New network will promote 'SAVI' uses of technology

Imagine a Blue Jays game where fans, reporters and pundits are sharing their insight and commentary using a variety of media (videos, audio and pictures). Now, picture technology that realizes a surge of data traffic in one area and automatically allocates computing and network resources to the stadium and surrounding area to increase traffic, computing and storage capabilities, all the while ensuring emergency personnel continue to have their reliable.

This is the type of research that the new NSERC Strategic Network in Smart Applications on Virtual Infrastructure (SAVI), based at the University of Toronto, will undertake.

The Natural Sciences and Engineering Research Council (NSERC) awarded a five-year, $5 million grant to establish the network. It will be led by U of’T electrical and computer engineering professor Alberto Leon-Garcia. Its aim is to foster innovative application platforms, create new job opportunities in the computing and sectors and allow Canadians to share digital information quicker and easier.
Leon-Garcia and a team of 15 researchers at nine universities were awarded the grant to advance Canada’s position as an international leader in information technology. Five postdoctoral fellows each year and nearly 50 graduate students will support their efforts.

“We are thankful to NSERC for the support provided to develop this important research network,” said Cristina Amon,dean of the Faculty of Applied Science & Engineering. “Under the remarkable leadership of Professor Alberto Leon-Garcia, SAVI will provide the focal point for creating and expanding Canada’s virtual computing and networking infrastructure.”

The new network is also supported by nearly 20 industry and public sector partners, including IBM Canada, MTS Allstream, Telus, Ericsson Canada, Cisco and Juniper, which will provide $3.5-million over five years. Together they will foster growth in the sector by developing a skilled workforce, help Canadian companies grow and create made-in-Canada applications that will encourage businesses to adopt and adapt to the growing use of these platforms. SAVI has developed a unique approach to transfer research into practice with half of the network’s graduate students working on long-term projects while the other half focus on related, but shorter-term projects as interns in industry.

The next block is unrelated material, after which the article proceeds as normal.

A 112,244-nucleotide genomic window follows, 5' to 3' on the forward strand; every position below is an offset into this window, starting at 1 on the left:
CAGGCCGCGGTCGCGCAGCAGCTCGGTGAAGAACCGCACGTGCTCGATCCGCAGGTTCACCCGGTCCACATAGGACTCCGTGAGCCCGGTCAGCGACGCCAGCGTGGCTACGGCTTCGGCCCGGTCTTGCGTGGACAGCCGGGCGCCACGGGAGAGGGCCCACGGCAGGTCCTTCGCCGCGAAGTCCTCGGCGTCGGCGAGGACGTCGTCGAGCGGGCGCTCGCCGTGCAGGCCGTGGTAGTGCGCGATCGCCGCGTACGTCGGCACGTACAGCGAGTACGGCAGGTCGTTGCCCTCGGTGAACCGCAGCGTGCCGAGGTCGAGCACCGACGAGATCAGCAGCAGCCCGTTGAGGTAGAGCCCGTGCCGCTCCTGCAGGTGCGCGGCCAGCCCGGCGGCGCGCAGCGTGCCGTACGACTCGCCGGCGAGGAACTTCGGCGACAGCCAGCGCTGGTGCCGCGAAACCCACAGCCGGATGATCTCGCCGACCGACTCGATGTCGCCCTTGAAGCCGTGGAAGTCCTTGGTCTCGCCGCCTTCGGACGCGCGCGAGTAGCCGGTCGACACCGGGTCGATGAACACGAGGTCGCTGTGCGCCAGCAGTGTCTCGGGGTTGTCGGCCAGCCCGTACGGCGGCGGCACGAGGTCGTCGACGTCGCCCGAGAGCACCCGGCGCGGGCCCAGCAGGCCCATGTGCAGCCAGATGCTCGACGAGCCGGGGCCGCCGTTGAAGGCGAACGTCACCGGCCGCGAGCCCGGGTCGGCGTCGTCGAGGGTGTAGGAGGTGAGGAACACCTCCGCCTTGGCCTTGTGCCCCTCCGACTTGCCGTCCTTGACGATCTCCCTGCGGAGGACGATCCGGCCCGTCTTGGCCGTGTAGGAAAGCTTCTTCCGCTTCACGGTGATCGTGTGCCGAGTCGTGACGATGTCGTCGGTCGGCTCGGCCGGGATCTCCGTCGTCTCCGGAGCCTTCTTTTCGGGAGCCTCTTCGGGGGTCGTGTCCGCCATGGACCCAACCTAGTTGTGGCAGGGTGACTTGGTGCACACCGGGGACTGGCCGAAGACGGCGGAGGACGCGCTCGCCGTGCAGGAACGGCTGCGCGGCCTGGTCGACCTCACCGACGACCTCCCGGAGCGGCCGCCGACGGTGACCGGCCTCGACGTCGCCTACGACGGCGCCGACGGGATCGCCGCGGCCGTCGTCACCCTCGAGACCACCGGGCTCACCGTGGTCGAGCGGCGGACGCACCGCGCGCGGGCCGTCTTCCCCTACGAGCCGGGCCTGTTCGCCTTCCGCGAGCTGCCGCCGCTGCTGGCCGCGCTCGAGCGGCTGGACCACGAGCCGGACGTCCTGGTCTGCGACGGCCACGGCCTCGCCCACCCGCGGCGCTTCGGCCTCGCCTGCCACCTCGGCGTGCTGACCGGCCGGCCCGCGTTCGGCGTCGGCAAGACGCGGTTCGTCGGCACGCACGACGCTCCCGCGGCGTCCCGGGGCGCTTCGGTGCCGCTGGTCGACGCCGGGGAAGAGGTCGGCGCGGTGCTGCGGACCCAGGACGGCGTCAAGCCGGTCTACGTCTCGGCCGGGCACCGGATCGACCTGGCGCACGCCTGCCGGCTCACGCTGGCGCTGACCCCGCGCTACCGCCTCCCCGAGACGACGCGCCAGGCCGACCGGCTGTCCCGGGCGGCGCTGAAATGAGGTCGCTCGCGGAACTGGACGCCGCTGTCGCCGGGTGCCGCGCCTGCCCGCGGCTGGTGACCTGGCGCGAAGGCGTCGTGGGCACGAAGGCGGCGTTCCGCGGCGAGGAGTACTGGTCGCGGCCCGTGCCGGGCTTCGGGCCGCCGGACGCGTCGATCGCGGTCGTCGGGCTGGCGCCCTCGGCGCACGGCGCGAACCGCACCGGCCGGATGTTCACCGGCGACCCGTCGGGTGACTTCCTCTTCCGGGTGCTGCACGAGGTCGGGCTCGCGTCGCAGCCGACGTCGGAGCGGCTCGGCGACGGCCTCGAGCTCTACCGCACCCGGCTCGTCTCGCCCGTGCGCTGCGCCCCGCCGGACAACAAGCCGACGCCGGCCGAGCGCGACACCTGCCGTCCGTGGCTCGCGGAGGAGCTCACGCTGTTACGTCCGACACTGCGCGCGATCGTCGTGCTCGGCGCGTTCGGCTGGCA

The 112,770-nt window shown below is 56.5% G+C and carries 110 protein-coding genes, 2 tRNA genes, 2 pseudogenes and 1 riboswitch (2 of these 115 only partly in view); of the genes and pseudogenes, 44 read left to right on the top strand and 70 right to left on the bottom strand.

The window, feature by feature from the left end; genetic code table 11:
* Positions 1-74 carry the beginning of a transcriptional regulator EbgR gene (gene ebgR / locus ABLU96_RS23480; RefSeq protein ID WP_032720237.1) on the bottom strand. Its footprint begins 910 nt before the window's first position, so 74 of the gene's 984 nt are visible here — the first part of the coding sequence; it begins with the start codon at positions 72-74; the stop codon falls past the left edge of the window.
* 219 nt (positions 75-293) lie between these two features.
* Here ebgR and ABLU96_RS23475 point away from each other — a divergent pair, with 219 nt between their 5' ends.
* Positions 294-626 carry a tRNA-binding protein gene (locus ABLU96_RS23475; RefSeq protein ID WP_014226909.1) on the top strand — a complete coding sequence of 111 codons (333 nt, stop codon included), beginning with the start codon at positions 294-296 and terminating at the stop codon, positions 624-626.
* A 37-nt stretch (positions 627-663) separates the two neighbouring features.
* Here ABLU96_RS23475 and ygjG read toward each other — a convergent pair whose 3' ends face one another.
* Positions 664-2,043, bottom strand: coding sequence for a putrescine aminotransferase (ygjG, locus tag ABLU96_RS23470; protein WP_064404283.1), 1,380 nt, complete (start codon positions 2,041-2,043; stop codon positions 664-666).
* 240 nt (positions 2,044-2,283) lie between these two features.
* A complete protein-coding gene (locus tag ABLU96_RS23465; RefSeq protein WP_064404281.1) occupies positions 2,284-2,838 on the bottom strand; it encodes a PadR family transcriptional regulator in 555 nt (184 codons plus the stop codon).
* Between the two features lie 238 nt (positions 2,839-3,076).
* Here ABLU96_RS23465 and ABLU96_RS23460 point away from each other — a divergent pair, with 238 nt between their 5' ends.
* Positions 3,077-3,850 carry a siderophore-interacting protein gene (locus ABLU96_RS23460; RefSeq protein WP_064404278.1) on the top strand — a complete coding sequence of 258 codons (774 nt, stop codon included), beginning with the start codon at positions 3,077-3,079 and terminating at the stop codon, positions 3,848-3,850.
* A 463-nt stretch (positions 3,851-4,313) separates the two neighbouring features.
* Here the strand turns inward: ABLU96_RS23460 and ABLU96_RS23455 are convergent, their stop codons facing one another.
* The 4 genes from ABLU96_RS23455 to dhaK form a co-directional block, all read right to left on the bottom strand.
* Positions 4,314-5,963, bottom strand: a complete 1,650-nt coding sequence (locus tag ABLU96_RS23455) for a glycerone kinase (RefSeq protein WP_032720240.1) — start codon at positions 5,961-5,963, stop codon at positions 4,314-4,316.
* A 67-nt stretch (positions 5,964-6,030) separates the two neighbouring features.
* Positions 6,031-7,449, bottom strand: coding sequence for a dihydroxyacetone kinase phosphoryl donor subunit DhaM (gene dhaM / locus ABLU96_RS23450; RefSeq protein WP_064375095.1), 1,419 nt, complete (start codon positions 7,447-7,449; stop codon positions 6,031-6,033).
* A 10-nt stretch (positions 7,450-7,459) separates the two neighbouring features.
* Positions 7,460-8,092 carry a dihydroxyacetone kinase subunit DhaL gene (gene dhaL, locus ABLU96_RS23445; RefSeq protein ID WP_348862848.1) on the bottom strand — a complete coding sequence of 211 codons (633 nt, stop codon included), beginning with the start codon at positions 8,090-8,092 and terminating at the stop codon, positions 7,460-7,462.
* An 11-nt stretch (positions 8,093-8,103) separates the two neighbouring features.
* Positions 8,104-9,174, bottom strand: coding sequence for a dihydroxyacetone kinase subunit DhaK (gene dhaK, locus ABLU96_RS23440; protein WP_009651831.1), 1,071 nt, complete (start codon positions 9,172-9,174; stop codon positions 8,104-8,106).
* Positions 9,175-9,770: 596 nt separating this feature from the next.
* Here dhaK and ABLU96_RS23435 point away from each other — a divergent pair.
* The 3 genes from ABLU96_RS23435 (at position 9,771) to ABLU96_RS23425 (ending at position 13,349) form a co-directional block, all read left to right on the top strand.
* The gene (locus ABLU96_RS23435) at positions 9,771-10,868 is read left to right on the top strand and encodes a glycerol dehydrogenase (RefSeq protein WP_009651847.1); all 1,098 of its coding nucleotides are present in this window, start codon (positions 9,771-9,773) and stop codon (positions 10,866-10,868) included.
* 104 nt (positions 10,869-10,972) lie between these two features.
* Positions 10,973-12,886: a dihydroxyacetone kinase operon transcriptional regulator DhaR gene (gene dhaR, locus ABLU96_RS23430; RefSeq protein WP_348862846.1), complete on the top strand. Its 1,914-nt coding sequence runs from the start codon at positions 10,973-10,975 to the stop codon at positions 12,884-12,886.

“[SAVI] will help us invest in Canadian projects that will create technological leadership that is invaluable, and strengthen the nation’s information and technology base,” said Leon-Garcia, who is also Canada Research Chair in Autonomic Service Architecture. Application platforms include the software and computing and network infrastructure that allow individuals to access applications and to share information and data through a range of devices, from smart phones, to portable computers and cameras. They also help governments and communities support participatory sensing, where individuals and communities can systematically collect and analyze data for use in discovery in areas such as health and wellness, education, or community-sustainable practices.

Current application platforms typically rely on data centres located far away from where they are most used. Leon-Garcia’s team is developing the notion of extended cloud computing that combine distant data centres with a smart edge network located closer to where they are used, reducing latencies when sharing and receiving information, and ensuring responsiveness in time-critical applications.

The aim is to build an extended cloud that will support bandwidth-rich and highly responsive applications for highly mobile users. For example, This type of technology will not only provide consumers with more capable apps but will also increase energy efficiency.

The SAVI Network will also develop a national test bed to support experimentation in future Internet protocols and architecture.

The network will also facilitate training opportunities for others in the field and increase graduate students’ interest in the network’s research. An annual design competition for fourth-year students will be launched and the network will introduce an internship program to serve as a bridge in the transfer of technology to industry.